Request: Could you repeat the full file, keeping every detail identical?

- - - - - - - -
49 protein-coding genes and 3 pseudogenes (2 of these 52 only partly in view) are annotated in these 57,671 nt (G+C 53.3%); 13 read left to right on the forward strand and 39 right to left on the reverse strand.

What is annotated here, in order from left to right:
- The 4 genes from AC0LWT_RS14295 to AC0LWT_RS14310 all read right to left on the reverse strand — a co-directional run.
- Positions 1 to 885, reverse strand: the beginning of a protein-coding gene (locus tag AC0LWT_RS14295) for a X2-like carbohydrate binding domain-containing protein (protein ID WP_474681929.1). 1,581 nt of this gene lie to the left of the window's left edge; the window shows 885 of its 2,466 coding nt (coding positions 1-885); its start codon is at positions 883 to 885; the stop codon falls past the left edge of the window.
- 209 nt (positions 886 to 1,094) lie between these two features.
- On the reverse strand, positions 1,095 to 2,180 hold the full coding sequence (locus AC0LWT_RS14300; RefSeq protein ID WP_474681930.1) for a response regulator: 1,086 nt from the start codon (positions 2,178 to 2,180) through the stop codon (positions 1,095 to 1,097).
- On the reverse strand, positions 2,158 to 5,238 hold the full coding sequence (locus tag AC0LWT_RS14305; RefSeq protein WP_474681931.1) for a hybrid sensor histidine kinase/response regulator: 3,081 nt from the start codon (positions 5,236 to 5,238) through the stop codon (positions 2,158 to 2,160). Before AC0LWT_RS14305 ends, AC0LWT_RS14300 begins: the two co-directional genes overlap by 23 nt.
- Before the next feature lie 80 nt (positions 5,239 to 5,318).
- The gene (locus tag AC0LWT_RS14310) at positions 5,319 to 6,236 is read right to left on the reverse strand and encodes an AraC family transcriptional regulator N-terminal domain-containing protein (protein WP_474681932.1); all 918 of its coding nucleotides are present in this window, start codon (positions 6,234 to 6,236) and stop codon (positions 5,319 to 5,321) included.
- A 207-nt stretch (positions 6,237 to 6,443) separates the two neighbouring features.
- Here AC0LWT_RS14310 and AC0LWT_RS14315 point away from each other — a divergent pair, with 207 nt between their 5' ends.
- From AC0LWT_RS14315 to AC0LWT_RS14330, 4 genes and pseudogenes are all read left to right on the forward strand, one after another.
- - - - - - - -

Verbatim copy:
49 protein-coding genes and 3 pseudogenes (2 of these 52 only partly in view) are annotated in these 57,671 nt (G+C 53.3%); 13 read left to right on the forward strand and 39 right to left on the reverse strand.

What is annotated here, in order from left to right:
- The 4 genes from AC0LWT_RS14295 to AC0LWT_RS14310 all read right to left on the reverse strand — a co-directional run.
- Positions 1 to 885, reverse strand: the beginning of a protein-coding gene (locus tag AC0LWT_RS14295) for a X2-like carbohydrate binding domain-containing protein (protein ID WP_474681929.1). 1,581 nt of this gene lie to the left of the window's left edge; the window shows 885 of its 2,466 coding nt (coding positions 1-885); its start codon is at positions 883 to 885; the stop codon falls past the left edge of the window.
- 209 nt (positions 886 to 1,094) lie between these two features.
- On the reverse strand, positions 1,095 to 2,180 hold the full coding sequence (locus AC0LWT_RS14300; RefSeq protein ID WP_474681930.1) for a response regulator: 1,086 nt from the start codon (positions 2,178 to 2,180) through the stop codon (positions 1,095 to 1,097).
- On the reverse strand, positions 2,158 to 5,238 hold the full coding sequence (locus tag AC0LWT_RS14305; RefSeq protein WP_474681931.1) for a hybrid sensor histidine kinase/response regulator: 3,081 nt from the start codon (positions 5,236 to 5,238) through the stop codon (positions 2,158 to 2,160). Before AC0LWT_RS14305 ends, AC0LWT_RS14300 begins: the two co-directional genes overlap by 23 nt.
- Before the next feature lie 80 nt (positions 5,239 to 5,318).
- The gene (locus tag AC0LWT_RS14310) at positions 5,319 to 6,236 is read right to left on the reverse strand and encodes an AraC family transcriptional regulator N-terminal domain-containing protein (protein WP_474681932.1); all 918 of its coding nucleotides are present in this window, start codon (positions 6,234 to 6,236) and stop codon (positions 5,319 to 5,321) included.
- A 207-nt stretch (positions 6,237 to 6,443) separates the two neighbouring features.
- Here AC0LWT_RS14310 and AC0LWT_RS14315 point away from each other — a divergent pair, with 207 nt between their 5' ends.
- From AC0LWT_RS14315 to AC0LWT_RS14330, 4 genes and pseudogenes are all read left to right on the forward strand, one after another.